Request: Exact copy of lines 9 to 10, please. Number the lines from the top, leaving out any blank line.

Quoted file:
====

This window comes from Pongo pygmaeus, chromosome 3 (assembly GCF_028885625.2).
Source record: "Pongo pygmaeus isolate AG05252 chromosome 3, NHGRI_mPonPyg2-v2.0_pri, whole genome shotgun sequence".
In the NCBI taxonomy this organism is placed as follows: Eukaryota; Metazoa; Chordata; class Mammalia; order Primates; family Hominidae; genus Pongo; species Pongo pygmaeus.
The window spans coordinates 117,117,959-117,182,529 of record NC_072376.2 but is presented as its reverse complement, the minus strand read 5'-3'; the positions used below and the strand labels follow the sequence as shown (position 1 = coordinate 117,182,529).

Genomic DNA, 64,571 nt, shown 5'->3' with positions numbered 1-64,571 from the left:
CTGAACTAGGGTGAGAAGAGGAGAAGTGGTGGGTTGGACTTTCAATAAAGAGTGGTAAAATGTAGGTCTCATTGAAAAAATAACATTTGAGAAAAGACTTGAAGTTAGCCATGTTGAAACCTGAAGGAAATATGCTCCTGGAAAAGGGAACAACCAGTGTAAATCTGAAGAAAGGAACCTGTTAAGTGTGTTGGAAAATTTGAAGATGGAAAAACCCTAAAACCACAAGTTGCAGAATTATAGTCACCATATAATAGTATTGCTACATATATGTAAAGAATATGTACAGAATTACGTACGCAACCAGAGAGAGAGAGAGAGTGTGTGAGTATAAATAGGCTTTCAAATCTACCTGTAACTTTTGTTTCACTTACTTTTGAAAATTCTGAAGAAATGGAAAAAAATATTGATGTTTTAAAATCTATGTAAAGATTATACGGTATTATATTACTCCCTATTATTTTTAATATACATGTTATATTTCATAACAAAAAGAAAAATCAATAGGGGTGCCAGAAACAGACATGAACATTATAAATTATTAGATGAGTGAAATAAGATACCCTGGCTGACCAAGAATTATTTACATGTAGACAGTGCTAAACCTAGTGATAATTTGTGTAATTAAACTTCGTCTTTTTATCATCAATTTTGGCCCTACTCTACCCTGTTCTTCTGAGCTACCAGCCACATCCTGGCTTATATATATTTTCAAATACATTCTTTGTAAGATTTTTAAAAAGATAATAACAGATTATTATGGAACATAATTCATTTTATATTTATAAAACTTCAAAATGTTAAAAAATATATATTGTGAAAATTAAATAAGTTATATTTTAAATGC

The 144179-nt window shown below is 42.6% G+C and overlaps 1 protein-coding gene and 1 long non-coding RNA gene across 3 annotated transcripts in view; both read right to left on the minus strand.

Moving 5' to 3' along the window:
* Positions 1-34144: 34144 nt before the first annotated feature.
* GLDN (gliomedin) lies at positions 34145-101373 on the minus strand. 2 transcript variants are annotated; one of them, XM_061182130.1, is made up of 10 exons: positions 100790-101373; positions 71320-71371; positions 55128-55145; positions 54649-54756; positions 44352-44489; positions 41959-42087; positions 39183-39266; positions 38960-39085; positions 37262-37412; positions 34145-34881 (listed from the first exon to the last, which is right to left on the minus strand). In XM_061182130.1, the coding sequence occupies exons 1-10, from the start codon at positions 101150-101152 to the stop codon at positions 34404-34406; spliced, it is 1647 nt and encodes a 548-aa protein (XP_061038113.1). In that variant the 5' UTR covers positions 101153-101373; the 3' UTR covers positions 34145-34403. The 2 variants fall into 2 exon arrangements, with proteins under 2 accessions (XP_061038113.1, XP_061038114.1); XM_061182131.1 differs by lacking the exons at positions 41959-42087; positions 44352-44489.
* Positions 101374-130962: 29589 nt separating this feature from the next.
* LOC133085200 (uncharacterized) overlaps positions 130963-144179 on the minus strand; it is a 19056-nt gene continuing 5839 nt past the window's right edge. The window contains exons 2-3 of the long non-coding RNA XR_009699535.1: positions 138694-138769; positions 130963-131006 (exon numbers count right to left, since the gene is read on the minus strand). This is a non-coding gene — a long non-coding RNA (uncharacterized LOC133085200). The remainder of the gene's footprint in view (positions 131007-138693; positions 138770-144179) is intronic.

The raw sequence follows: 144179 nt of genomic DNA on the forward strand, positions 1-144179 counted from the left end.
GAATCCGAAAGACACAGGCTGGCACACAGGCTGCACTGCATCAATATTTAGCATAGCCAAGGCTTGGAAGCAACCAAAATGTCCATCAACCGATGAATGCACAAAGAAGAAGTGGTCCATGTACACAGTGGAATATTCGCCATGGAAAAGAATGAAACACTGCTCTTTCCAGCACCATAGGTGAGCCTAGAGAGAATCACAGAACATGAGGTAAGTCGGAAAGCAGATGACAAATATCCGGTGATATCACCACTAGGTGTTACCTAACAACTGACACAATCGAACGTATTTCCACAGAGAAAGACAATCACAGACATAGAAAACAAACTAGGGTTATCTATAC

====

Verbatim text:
* Positions 1-34144: 34144 nt before the first annotated feature.
* GLDN (gliomedin) lies at positions 34145-101373 on the minus strand. 2 transcript variants are annotated; one of them, XM_061182130.1, is made up of 10 exons: positions 100790-101373; positions 71320-71371; positions 55128-55145; positions 54649-54756; positions 44352-44489; positions 41959-42087; positions 39183-39266; positions 38960-39085; positions 37262-37412; positions 34145-34881 (listed from the first exon to the last, which is right to left on the minus strand). In XM_061182130.1, the coding sequence occupies exons 1-10, from the start codon at positions 101150-101152 to the stop codon at positions 34404-34406; spliced, it is 1647 nt and encodes a 548-aa protein (XP_061038113.1). In that variant the 5' UTR covers positions 101153-101373; the 3' UTR covers positions 34145-34403. The 2 variants fall into 2 exon arrangements, with proteins under 2 accessions (XP_061038113.1, XP_061038114.1); XM_061182131.1 differs by lacking the exons at positions 41959-42087; positions 44352-44489.